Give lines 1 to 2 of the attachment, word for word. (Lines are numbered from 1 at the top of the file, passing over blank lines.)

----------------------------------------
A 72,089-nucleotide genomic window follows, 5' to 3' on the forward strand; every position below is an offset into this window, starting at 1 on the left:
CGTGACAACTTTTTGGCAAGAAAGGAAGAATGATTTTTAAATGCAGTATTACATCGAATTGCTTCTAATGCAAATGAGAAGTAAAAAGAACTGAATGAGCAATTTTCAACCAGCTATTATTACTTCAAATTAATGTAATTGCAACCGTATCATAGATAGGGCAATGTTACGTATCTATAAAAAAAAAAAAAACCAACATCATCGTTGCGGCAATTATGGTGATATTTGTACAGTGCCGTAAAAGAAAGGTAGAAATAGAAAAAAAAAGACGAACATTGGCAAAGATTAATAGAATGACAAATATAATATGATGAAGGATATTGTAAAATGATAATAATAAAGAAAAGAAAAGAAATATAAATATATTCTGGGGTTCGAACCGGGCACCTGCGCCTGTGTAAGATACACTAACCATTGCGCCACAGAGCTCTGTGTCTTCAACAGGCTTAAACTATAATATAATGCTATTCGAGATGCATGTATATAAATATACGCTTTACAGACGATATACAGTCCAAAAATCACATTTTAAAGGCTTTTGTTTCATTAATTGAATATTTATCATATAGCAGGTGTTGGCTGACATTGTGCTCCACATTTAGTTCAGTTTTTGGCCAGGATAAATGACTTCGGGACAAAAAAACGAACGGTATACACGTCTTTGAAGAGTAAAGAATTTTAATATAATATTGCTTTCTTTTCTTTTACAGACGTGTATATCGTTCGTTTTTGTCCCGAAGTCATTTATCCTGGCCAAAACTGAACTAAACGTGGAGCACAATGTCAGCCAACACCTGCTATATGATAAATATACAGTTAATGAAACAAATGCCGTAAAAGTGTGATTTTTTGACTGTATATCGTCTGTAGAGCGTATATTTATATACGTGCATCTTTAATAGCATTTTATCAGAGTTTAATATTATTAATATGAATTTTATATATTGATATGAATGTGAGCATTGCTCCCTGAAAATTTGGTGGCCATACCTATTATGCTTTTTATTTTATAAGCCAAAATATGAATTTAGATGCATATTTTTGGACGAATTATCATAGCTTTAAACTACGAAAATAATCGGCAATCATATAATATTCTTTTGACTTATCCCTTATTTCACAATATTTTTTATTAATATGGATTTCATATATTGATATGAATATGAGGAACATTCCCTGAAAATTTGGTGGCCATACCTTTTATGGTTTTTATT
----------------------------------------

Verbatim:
A 72,089-nucleotide genomic window follows, 5' to 3' on the forward strand; every position below is an offset into this window, starting at 1 on the left:
CGTGACAACTTTTTGGCAAGAAAGGAAGAATGATTTTTAAATGCAGTATTACATCGAATTGCTTCTAATGCAAATGAGAAGTAAAAAGAACTGAATGAGCAATTTTCAACCAGCTATTATTACTTCAAATTAATGTAATTGCAACCGTATCATAGATAGGGCAATGTTACGTATCTATAAAAAAAAAAAAAACCAACATCATCGTTGCGGCAATTATGGTGATATTTGTACAGTGCCGTAAAAGAAAGGTAGAAATAGAAAAAAAAAGACGAACATTGGCAAAGATTAATAGAATGACAAATATAATATGATGAAGGATATTGTAAAATGATAATAATAAAGAAAAGAAAAGAAATATAAATATATTCTGGGGTTCGAACCGGGCACCTGCGCCTGTGTAAGATACACTAACCATTGCGCCACAGAGCTCTGTGTCTTCAACAGGCTTAAACTATAATATAATGCTATTCGAGATGCATGTATATAAATATACGCTTTACAGACGATATACAGTCCAAAAATCACATTTTAAAGGCTTTTGTTTCATTAATTGAATATTTATCATATAGCAGGTGTTGGCTGACATTGTGCTCCACATTTAGTTCAGTTTTTGGCCAGGATAAATGACTTCGGGACAAAAAAACGAACGGTATACACGTCTTTGAAGAGTAAAGAATTTTAATATAATATTGCTTTCTTTTCTTTTACAGACGTGTATATCGTTCGTTTTTGTCCCGAAGTCATTTATCCTGGCCAAAACTGAACTAAACGTGGAGCACAATGTCAGCCAACACCTGCTATATGATAAATATACAGTTAATGAAACAAATGCCGTAAAAGTGTGATTTTTTGACTGTATATCGTCTGTAGAGCGTATATTTATATACGTGCATCTTTAATAGCATTTTATCAGAGTTTAATATTATTAATATGAATTTTATATATTGATATGAATGTGAGCATTGCTCCCTGAAAATTTGGTGGCCATACCTATTATGCTTTTTATTTTATAAGCCAAAATATGAATTTAGATGCATATTTTTGGACGAATTATCATAGCTTTAAACTACGAAAATAATCGGCAATCATATAATATTCTTTTGACTTATCCCTTATTTCACAATATTTTTTATTAATATGGATTTCATATATTGATATGAATATGAGGAACATTCCCTGAAAATTTGGTGGCCATACCTTTTATGGTTTTTATT